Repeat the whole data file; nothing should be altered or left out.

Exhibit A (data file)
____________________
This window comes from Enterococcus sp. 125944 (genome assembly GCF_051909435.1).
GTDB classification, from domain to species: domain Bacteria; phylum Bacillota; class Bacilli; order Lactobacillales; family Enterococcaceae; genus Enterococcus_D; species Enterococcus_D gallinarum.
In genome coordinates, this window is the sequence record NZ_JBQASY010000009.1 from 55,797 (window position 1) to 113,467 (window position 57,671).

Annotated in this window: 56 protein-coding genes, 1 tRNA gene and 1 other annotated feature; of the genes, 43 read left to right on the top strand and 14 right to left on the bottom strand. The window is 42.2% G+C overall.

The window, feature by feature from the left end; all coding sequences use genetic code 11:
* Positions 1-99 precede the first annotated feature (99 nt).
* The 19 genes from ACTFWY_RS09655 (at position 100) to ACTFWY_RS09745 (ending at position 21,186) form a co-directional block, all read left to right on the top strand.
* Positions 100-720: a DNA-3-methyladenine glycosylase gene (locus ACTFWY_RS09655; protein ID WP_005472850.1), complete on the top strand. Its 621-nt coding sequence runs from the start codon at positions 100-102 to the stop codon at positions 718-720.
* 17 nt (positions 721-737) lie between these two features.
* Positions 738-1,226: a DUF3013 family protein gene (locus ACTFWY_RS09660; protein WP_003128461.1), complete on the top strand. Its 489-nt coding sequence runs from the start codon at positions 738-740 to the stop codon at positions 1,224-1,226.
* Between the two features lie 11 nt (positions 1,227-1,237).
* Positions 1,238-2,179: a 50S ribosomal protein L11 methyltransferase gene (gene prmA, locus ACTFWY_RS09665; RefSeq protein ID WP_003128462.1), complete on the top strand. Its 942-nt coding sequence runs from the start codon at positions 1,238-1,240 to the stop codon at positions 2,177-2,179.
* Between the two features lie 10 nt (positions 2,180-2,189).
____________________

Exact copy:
This window comes from Enterococcus sp. 125944 (genome assembly GCF_051909435.1).
GTDB classification, from domain to species: domain Bacteria; phylum Bacillota; class Bacilli; order Lactobacillales; family Enterococcaceae; genus Enterococcus_D; species Enterococcus_D gallinarum.
In genome coordinates, this window is the sequence record NZ_JBQASY010000009.1 from 55,797 (window position 1) to 113,467 (window position 57,671).

Annotated in this window: 56 protein-coding genes, 1 tRNA gene and 1 other annotated feature; of the genes, 43 read left to right on the top strand and 14 right to left on the bottom strand. The window is 42.2% G+C overall.

The window, feature by feature from the left end; all coding sequences use genetic code 11:
* Positions 1-99 precede the first annotated feature (99 nt).
* The 19 genes from ACTFWY_RS09655 (at position 100) to ACTFWY_RS09745 (ending at position 21,186) form a co-directional block, all read left to right on the top strand.
* Positions 100-720: a DNA-3-methyladenine glycosylase gene (locus ACTFWY_RS09655; protein ID WP_005472850.1), complete on the top strand. Its 621-nt coding sequence runs from the start codon at positions 100-102 to the stop codon at positions 718-720.
* 17 nt (positions 721-737) lie between these two features.
* Positions 738-1,226: a DUF3013 family protein gene (locus ACTFWY_RS09660; protein WP_003128461.1), complete on the top strand. Its 489-nt coding sequence runs from the start codon at positions 738-740 to the stop codon at positions 1,224-1,226.
* Between the two features lie 11 nt (positions 1,227-1,237).
* Positions 1,238-2,179: a 50S ribosomal protein L11 methyltransferase gene (gene prmA, locus ACTFWY_RS09665; RefSeq protein ID WP_003128462.1), complete on the top strand. Its 942-nt coding sequence runs from the start codon at positions 1,238-1,240 to the stop codon at positions 2,177-2,179.
* Between the two features lie 10 nt (positions 2,180-2,189).